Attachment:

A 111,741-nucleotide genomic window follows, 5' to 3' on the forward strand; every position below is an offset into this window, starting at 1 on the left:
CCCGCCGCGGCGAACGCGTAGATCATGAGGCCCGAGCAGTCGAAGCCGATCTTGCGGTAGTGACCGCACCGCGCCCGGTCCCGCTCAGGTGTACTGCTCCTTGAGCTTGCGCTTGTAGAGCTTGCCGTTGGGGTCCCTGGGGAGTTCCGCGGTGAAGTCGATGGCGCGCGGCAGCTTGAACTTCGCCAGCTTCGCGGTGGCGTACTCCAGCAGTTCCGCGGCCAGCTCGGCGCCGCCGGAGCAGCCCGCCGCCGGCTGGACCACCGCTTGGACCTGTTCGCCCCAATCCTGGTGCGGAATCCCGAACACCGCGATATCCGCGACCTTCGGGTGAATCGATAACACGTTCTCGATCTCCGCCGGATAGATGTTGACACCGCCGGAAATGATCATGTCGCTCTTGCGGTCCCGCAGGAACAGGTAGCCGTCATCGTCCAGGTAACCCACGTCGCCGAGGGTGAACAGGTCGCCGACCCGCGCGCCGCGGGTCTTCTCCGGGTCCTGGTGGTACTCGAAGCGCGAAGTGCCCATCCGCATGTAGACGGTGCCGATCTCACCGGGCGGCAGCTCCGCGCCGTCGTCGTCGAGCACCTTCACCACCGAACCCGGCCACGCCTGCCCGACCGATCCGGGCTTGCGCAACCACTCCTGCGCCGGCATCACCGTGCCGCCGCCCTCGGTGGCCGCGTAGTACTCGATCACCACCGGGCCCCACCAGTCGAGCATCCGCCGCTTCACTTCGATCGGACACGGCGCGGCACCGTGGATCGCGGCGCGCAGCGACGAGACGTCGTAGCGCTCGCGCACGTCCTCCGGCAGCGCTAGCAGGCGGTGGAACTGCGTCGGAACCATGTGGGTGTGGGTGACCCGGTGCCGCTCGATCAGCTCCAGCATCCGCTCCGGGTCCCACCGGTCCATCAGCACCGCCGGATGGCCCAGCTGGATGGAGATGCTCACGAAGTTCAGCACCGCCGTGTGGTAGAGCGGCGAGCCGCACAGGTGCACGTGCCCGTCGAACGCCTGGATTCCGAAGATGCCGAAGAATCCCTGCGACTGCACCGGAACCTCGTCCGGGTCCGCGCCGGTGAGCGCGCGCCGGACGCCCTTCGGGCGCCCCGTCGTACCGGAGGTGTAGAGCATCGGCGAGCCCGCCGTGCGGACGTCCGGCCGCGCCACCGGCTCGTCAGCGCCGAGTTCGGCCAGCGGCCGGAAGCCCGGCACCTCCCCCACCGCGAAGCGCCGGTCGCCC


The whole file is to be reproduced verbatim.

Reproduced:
A 111,741-nucleotide genomic window follows, 5' to 3' on the forward strand; every position below is an offset into this window, starting at 1 on the left:
CCCGCCGCGGCGAACGCGTAGATCATGAGGCCCGAGCAGTCGAAGCCGATCTTGCGGTAGTGACCGCACCGCGCCCGGTCCCGCTCAGGTGTACTGCTCCTTGAGCTTGCGCTTGTAGAGCTTGCCGTTGGGGTCCCTGGGGAGTTCCGCGGTGAAGTCGATGGCGCGCGGCAGCTTGAACTTCGCCAGCTTCGCGGTGGCGTACTCCAGCAGTTCCGCGGCCAGCTCGGCGCCGCCGGAGCAGCCCGCCGCCGGCTGGACCACCGCTTGGACCTGTTCGCCCCAATCCTGGTGCGGAATCCCGAACACCGCGATATCCGCGACCTTCGGGTGAATCGATAACACGTTCTCGATCTCCGCCGGATAGATGTTGACACCGCCGGAAATGATCATGTCGCTCTTGCGGTCCCGCAGGAACAGGTAGCCGTCATCGTCCAGGTAACCCACGTCGCCGAGGGTGAACAGGTCGCCGACCCGCGCGCCGCGGGTCTTCTCCGGGTCCTGGTGGTACTCGAAGCGCGAAGTGCCCATCCGCATGTAGACGGTGCCGATCTCACCGGGCGGCAGCTCCGCGCCGTCGTCGTCGAGCACCTTCACCACCGAACCCGGCCACGCCTGCCCGACCGATCCGGGCTTGCGCAACCACTCCTGCGCCGGCATCACCGTGCCGCCGCCCTCGGTGGCCGCGTAGTACTCGATCACCACCGGGCCCCACCAGTCGAGCATCCGCCGCTTCACTTCGATCGGACACGGCGCGGCACCGTGGATCGCGGCGCGCAGCGACGAGACGTCGTAGCGCTCGCGCACGTCCTCCGGCAGCGCTAGCAGGCGGTGGAACTGCGTCGGAACCATGTGGGTGTGGGTGACCCGGTGCCGCTCGATCAGCTCCAGCATCCGCTCCGGGTCCCACCGGTCCATCAGCACCGCCGGATGGCCCAGCTGGATGGAGATGCTCACGAAGTTCAGCACCGCCGTGTGGTAGAGCGGCGAGCCGCACAGGTGCACGTGCCCGTCGAACGCCTGGATTCCGAAGATGCCGAAGAATCCCTGCGACTGCACCGGAACCTCGTCCGGGTCCGCGCCGGTGAGCGCGCGCCGGACGCCCTTCGGGCGCCCCGTCGTACCGGAGGTGTAGAGCATCGGCGAGCCCGCCGTGCGGACGTCCGGCCGCGCCACCGGCTCGTCAGCGCCGAGTTCGGCCAGCGGCCGGAAGCCCGGCACCTCCCCCACCGCGAAGCGCCGGTCGCCC